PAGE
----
The Marine Mammal Center began conducting research on marine mammal diseases almost from its inception in 1975. Because animals in the Center’s care offer a unique opportunity to perform blood and tissue analyses, the team has discovered conditions that bear upon the work of the organizations we collaborate with including National Marine Fisheries Service, NOAA and a variety of universities, regarding the health of the ocean. The Marine Mammal Center has become, in a sense, one of the top resources for researchers and scientists to turn to for answers about marine mammal care, medicine, and health data.
Domoic Acid Toxicosis – Toxic Algae Poisoning
In 1998, The Marine Mammal Center diagnosed the first case of domoic acid toxicosis in marine mammals, and has conducted extensive studies of the condition since then. Domoic acid produced by toxic algae accumulates in mussels, sardines, and anchovies which are then eaten by sea lions, otters, cetaceans, and humans, among others. Exposures to the biotoxin results in brain damage to sea lions, causing them to become lethargic, disoriented, and have seizures that sometimes result in death. Read more »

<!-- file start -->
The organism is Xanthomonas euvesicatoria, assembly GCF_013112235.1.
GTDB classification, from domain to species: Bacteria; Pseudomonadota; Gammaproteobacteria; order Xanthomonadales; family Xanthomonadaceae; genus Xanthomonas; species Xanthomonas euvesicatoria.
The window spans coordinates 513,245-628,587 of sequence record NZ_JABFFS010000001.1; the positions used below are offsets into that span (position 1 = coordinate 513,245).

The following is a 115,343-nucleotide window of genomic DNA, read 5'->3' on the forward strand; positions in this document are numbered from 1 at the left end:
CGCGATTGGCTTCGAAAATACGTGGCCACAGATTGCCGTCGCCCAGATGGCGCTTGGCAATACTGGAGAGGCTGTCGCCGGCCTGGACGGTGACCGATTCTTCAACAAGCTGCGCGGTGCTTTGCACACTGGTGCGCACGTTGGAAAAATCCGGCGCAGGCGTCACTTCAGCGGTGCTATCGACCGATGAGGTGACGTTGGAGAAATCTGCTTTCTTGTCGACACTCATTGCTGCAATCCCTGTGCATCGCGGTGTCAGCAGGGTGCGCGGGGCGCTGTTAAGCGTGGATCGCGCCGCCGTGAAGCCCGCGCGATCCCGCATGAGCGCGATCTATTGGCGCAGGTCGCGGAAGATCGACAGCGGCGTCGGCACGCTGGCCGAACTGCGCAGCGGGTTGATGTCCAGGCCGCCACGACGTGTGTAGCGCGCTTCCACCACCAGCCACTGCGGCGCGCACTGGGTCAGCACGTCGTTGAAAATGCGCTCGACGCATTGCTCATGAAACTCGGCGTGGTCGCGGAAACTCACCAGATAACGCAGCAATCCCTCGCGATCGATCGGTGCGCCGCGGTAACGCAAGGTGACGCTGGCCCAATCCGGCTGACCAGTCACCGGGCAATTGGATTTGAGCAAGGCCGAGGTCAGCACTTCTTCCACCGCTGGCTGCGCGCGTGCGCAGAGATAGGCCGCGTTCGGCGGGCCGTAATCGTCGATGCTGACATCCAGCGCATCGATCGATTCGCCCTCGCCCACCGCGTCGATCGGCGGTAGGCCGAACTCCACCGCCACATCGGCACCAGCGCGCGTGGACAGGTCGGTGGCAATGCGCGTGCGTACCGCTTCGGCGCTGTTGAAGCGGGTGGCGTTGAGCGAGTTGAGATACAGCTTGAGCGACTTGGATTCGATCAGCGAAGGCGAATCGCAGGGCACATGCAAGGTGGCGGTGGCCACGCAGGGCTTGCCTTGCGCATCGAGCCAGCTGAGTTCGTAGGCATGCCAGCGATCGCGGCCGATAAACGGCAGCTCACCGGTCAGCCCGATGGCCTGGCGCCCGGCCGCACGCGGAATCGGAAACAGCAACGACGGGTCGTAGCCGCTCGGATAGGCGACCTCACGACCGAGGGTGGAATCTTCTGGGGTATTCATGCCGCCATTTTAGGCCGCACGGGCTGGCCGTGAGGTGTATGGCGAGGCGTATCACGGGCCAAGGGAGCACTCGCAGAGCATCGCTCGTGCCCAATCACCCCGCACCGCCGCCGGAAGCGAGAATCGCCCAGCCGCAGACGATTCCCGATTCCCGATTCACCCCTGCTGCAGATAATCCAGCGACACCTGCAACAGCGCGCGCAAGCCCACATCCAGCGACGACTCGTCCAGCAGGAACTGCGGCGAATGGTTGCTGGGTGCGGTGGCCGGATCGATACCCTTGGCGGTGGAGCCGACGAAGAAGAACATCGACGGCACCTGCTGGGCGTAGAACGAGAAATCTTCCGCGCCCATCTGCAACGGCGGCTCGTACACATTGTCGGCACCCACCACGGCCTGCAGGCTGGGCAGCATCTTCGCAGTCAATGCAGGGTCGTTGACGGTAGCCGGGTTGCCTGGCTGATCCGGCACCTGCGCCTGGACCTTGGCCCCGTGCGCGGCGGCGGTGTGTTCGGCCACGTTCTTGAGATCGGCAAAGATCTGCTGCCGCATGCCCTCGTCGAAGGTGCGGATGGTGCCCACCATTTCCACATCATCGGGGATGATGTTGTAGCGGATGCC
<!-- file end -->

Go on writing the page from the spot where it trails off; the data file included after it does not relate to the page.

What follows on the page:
Leptospirosis – Kidney Damage in Sea Lions
Every four to five years, The Marine Mammal Center sees a surge in the number of California sea lions that are admitted with symptoms of leptospirosis, a bacterial infection that affects the kidneys and can be lethal for patients. If not treated, the bacteria can cause irreversible kidney damage. In 2008, nearly 200 sea lion patients were admitted with the condition, an increase over the previous year. Read more »
Cancer – High Prevalence in California Sea Lions
A specific cancer of epithelial origin was first diagnosed in California sea lions at The Marine Mammal Center in 1979. Approximately 17% of adult stranded sea lions that die are diagnosed with cancer. Read more »